August 30, 2018 — One of the most-maligned public positions in Zadar — Director of the Zadar Tourist Board — drew ten applicants from a wide range of backgrounds.
Can the most qualified candidate get the job if it’s half-controlled by local politics?
Zadar is seeking an energetic candidate to assume the helm of its flailing tourism board.
Candidates must: have some political connections. An ability to learn on the job is a plus, though not necessary.
The open call for applications to helm the Zadar Tourist Board drew ten applicants. A brave lot, considering the organization serves as the de facto whipping boy for the seaside town’s tourism woes.
The candidates will now undergo a still-unclear vetting process, according to Zadarski List. Locals often complain the cozy position is doled out as a political patronage job.
Which begs the question why ten candidates — ranging from the local director of sports to a hotel manager — would want the gig?
The Tourism Council’s president Dražen Grgurović did not hide the political lucre attached to the position.
“Everyone talks about whether politics will interfere. Of course it will, but only with 50 percent, just like everywhere in the world,” Grgurović told Zadarski List in an interview. “The ratio is always 50:50 because the profession in the selection of candidates is included with 50 percent and the politics with 50 and that is by me the most normal thing.
“My word will be the last word,” Grgurović added, later walking back the statement by claiming he meant he’d have minimal influence.
Early reports suggest his 50:50 split is a bit off, with signs suggesting a process beholden to politics more than qualifications.
The broad histories brought by the applicants suggest open season on an organization that plans to spend nearly 3 million kuna on employees this year alone — nearly a quarter of this year’s 12.8 million kuna-budget.
One candidate, for example, is reportedly due a political patronage promotion. Rank-and-file members of the Croatian Democratic Union’s (HDZ) local branch have reportedly eyed the Tourism Board Director’s chair as a reward for younger members such as Zadar’s Sports Director Mario Paleka. Zadarski List reported Paleka’s candidacy, citing sources within the party, mere days after the position became available.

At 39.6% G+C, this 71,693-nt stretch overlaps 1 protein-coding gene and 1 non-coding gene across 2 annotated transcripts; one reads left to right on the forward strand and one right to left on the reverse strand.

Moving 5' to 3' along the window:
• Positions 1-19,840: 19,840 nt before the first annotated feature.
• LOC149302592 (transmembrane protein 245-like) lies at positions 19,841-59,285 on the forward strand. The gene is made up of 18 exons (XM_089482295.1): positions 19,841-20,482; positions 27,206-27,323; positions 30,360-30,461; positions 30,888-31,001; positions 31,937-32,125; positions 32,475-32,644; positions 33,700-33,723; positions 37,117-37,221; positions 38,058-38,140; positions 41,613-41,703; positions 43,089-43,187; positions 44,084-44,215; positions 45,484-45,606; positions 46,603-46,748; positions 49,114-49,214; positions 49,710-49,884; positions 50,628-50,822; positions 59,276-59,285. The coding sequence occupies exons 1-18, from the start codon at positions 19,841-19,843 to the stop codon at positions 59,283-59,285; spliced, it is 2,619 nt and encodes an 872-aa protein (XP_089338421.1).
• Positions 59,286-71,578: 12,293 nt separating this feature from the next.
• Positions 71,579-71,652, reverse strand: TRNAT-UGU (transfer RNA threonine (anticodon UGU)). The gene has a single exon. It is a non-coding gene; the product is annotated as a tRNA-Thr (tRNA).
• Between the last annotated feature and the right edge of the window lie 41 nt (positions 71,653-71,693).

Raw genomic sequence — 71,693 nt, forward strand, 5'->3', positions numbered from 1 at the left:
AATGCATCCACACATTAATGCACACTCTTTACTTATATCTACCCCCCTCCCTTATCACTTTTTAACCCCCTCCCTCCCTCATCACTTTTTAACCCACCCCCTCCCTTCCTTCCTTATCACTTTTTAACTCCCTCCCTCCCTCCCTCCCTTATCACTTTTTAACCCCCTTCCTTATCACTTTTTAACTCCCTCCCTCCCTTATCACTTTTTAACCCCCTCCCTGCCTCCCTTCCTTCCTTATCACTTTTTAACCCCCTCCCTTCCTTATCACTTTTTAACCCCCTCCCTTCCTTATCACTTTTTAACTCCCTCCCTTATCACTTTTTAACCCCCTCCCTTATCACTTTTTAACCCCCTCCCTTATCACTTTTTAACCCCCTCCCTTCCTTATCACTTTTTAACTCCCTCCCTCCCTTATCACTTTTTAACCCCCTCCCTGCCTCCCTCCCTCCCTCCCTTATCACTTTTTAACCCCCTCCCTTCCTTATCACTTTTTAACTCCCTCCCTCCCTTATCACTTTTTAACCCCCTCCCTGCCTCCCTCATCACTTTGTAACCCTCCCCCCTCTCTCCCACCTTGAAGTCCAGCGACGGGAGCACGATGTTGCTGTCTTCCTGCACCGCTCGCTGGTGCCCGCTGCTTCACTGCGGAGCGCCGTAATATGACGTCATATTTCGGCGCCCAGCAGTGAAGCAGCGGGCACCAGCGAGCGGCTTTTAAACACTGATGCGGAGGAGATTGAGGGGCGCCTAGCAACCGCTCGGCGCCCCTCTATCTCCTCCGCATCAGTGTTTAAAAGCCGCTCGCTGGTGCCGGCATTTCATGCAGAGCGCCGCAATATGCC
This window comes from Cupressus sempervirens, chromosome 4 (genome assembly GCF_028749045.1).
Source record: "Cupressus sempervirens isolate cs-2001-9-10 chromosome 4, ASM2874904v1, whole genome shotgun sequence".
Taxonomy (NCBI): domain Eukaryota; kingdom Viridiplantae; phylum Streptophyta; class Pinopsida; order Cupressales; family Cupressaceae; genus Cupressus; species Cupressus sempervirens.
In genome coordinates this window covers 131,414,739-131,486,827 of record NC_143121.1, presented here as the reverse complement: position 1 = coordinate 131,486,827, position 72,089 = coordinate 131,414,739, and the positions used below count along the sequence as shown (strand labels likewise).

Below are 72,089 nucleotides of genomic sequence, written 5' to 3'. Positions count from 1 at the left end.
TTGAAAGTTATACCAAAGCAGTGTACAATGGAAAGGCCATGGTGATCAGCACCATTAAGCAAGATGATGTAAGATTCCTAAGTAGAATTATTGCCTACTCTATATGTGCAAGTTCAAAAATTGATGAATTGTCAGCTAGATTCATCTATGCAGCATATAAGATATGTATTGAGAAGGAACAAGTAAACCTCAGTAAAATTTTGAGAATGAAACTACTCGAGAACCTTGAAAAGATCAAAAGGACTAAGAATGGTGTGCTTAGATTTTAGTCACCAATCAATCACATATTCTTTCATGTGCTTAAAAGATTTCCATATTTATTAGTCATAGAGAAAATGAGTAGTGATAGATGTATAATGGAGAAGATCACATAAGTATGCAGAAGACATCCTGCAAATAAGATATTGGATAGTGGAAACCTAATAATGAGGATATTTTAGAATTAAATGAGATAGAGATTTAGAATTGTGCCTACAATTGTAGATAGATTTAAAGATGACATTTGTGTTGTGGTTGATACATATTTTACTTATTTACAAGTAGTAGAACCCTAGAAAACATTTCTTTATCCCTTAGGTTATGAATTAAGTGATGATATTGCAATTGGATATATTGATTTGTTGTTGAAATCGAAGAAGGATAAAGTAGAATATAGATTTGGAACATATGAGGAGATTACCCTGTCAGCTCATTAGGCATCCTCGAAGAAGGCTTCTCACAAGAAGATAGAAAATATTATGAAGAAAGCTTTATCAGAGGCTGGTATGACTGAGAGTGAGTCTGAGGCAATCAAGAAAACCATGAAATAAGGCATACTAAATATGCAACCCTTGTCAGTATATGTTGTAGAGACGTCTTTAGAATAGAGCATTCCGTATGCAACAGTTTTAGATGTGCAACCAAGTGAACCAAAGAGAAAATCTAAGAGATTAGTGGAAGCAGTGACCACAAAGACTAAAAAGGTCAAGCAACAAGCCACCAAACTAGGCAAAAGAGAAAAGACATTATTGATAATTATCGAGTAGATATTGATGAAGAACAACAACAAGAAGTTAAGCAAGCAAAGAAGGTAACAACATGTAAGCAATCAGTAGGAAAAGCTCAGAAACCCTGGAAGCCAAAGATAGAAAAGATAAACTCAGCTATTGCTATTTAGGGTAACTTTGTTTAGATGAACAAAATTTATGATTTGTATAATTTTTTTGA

Paleka, to be fair, told Zadarski List his tourism experience: the sporting director worked at hotels in local hotels for eight years as a manager for sports activities, and spent another year at a “firm which worked in tourism.”
Others, such as Hotel Pinja Director Hrvoje Anić, told local papers they’re applying to simply ensure someone with a background in the industry was among those considered.
“I do not even care if I’m chosen. I simply care that someone from within the profession takes over the Tourism Board,” the politically independent hotel director told Zadarski List. “It’s just important to me that it’s someone from this branch. A large number of people here live off of tourism. It’s their existence and that’s a fact which must be respected.”
Anić’s worries stem from experience — the Tourism Board has a long history of alleged nepotism hires. Even now, applicants do not need any professional certifications to get the job. Any under-qualified hire officially has one year to “pass a professional exam” after getting the job.
The position became available after former director Ante Rados gave in to a steady stream of criticism, ending his controversial tenure in the middle of the summer tourism season.
Restauranteurs, renters and nearly anyone with a stake in the seaside town’s summer season have spent the better part of two years lobbing complaints at the board. From the ephemeral (a lack of vision) to the practical (a lack of useful signage), Zadar Tourism Board has been the de facto bogeyman for a town seemingly unable to cash in on positive press and a steady stream of accolades.
This year’s early tourism figures and anecdotes attest to a wobbling system, with empty apartments and bizarre police protocols putting many feel tamp down Zadar’s tourism potential.
The Tourism Board’s new Director may have to radically change course. Some experience may help.